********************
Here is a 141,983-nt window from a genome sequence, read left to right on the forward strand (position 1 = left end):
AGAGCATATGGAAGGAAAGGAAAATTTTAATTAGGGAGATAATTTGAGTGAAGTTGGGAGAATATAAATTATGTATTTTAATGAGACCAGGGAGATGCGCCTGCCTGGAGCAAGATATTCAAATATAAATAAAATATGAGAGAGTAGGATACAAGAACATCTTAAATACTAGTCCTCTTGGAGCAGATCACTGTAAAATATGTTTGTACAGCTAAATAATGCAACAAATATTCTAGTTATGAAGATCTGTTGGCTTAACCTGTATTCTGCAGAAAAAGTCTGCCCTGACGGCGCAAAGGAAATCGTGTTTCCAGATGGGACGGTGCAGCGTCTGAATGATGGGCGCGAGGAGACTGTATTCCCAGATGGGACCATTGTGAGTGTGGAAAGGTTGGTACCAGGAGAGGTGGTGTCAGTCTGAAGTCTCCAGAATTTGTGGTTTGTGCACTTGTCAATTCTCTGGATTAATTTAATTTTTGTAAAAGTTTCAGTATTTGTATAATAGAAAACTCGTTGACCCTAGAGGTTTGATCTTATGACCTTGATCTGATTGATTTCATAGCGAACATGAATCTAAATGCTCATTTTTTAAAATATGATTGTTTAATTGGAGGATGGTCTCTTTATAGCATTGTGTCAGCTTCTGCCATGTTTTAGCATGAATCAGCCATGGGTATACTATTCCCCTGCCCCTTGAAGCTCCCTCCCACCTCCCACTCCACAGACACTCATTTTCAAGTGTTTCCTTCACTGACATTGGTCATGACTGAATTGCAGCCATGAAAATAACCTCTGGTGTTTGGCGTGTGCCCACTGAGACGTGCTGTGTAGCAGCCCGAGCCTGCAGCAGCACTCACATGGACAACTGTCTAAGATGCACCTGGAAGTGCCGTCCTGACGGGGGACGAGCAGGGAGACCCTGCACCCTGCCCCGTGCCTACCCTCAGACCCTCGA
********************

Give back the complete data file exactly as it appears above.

Here is a 141,983-nt window from a genome sequence, read left to right on the forward strand (position 1 = left end):
AGAGCATATGGAAGGAAAGGAAAATTTTAATTAGGGAGATAATTTGAGTGAAGTTGGGAGAATATAAATTATGTATTTTAATGAGACCAGGGAGATGCGCCTGCCTGGAGCAAGATATTCAAATATAAATAAAATATGAGAGAGTAGGATACAAGAACATCTTAAATACTAGTCCTCTTGGAGCAGATCACTGTAAAATATGTTTGTACAGCTAAATAATGCAACAAATATTCTAGTTATGAAGATCTGTTGGCTTAACCTGTATTCTGCAGAAAAAGTCTGCCCTGACGGCGCAAAGGAAATCGTGTTTCCAGATGGGACGGTGCAGCGTCTGAATGATGGGCGCGAGGAGACTGTATTCCCAGATGGGACCATTGTGAGTGTGGAAAGGTTGGTACCAGGAGAGGTGGTGTCAGTCTGAAGTCTCCAGAATTTGTGGTTTGTGCACTTGTCAATTCTCTGGATTAATTTAATTTTTGTAAAAGTTTCAGTATTTGTATAATAGAAAACTCGTTGACCCTAGAGGTTTGATCTTATGACCTTGATCTGATTGATTTCATAGCGAACATGAATCTAAATGCTCATTTTTTAAAATATGATTGTTTAATTGGAGGATGGTCTCTTTATAGCATTGTGTCAGCTTCTGCCATGTTTTAGCATGAATCAGCCATGGGTATACTATTCCCCTGCCCCTTGAAGCTCCCTCCCACCTCCCACTCCACAGACACTCATTTTCAAGTGTTTCCTTCACTGACATTGGTCATGACTGAATTGCAGCCATGAAAATAACCTCTGGTGTTTGGCGTGTGCCCACTGAGACGTGCTGTGTAGCAGCCCGAGCCTGCAGCAGCACTCACATGGACAACTGTCTAAGATGCACCTGGAAGTGCCGTCCTGACGGGGGACGAGCAGGGAGACCCTGCACCCTGCCCCGTGCCTACCCTCAGACCCTCGA